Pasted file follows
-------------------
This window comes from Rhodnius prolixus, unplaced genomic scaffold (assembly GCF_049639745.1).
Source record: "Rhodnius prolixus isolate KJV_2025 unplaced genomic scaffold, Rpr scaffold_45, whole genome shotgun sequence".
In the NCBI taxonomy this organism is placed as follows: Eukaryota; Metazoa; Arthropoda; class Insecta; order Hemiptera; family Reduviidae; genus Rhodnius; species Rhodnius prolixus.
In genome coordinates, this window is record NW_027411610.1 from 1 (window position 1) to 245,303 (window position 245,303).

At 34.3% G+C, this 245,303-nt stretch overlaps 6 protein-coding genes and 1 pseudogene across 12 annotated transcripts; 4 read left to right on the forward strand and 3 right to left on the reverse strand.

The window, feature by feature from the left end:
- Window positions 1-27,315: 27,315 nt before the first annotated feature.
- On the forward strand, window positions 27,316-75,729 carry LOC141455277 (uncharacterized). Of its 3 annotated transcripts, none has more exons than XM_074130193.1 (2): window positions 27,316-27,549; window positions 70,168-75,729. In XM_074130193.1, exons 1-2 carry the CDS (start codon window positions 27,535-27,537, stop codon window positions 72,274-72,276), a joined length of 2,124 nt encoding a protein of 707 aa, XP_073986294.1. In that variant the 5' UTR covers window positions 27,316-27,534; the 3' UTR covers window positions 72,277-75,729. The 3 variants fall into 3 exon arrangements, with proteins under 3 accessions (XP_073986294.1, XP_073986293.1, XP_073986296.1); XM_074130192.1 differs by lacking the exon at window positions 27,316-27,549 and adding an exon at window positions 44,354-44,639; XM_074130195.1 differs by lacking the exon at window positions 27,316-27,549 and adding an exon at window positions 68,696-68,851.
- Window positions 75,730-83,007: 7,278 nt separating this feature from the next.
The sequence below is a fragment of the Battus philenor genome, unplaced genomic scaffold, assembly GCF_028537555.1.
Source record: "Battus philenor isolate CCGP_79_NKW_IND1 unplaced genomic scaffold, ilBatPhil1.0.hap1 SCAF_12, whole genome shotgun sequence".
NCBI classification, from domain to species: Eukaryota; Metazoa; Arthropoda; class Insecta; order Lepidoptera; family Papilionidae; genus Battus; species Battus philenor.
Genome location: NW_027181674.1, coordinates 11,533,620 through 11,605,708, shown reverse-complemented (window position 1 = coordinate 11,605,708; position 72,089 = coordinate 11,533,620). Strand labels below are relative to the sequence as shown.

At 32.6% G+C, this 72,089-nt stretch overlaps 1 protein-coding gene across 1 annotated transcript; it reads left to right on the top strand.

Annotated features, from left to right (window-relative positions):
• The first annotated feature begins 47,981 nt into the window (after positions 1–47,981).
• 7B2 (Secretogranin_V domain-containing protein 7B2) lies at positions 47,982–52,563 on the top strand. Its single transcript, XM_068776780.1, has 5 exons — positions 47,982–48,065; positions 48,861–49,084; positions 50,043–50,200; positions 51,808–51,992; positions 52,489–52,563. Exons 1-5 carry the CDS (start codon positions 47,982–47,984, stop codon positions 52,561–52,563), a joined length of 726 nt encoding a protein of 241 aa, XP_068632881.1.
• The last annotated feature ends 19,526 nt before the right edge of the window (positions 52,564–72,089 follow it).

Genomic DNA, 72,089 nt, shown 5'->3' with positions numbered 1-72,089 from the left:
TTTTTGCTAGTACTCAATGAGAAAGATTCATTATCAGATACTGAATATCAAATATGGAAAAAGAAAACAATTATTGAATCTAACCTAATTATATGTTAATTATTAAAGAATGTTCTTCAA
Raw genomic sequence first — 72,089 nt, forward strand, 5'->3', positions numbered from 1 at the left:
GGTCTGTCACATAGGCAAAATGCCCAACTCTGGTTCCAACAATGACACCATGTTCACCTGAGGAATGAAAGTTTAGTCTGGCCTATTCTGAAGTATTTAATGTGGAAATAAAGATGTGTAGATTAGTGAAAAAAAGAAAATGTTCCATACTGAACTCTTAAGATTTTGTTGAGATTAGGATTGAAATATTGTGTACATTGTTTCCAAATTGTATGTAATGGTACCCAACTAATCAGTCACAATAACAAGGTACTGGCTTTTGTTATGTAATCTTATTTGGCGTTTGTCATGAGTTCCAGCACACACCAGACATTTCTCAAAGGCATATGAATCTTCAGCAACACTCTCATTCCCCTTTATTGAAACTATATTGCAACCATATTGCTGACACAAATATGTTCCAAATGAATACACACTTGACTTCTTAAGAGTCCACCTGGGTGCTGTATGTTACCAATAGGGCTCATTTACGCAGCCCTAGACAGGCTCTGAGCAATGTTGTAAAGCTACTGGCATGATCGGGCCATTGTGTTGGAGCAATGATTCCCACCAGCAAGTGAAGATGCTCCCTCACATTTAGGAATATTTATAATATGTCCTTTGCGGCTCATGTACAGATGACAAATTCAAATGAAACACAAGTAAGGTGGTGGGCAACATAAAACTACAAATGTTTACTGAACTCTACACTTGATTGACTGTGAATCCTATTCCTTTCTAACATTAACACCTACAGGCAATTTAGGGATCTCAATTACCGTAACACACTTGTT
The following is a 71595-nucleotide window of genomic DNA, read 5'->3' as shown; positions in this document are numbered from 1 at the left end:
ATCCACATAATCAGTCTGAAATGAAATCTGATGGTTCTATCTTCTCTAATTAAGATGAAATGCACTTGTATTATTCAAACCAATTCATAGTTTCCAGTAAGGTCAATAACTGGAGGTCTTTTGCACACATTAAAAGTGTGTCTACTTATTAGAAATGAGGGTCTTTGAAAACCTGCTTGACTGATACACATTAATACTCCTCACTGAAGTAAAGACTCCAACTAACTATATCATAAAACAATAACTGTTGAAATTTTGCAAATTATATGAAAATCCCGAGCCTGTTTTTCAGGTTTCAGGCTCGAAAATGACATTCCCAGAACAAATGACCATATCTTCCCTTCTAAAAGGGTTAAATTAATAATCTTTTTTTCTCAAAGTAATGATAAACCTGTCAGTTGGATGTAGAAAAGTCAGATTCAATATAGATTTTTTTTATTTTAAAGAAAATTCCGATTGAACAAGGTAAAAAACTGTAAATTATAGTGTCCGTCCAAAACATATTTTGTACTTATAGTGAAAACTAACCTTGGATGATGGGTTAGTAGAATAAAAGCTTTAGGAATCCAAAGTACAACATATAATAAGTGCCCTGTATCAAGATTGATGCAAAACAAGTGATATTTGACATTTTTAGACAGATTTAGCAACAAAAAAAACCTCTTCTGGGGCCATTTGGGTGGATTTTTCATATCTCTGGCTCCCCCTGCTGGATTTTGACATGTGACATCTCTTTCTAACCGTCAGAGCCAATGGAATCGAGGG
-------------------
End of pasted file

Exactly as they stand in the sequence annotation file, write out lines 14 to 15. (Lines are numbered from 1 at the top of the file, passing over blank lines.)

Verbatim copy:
At 32.6% G+C, this 72,089-nt stretch overlaps 1 protein-coding gene across 1 annotated transcript; it reads left to right on the top strand.

Annotated features, from left to right (window-relative positions):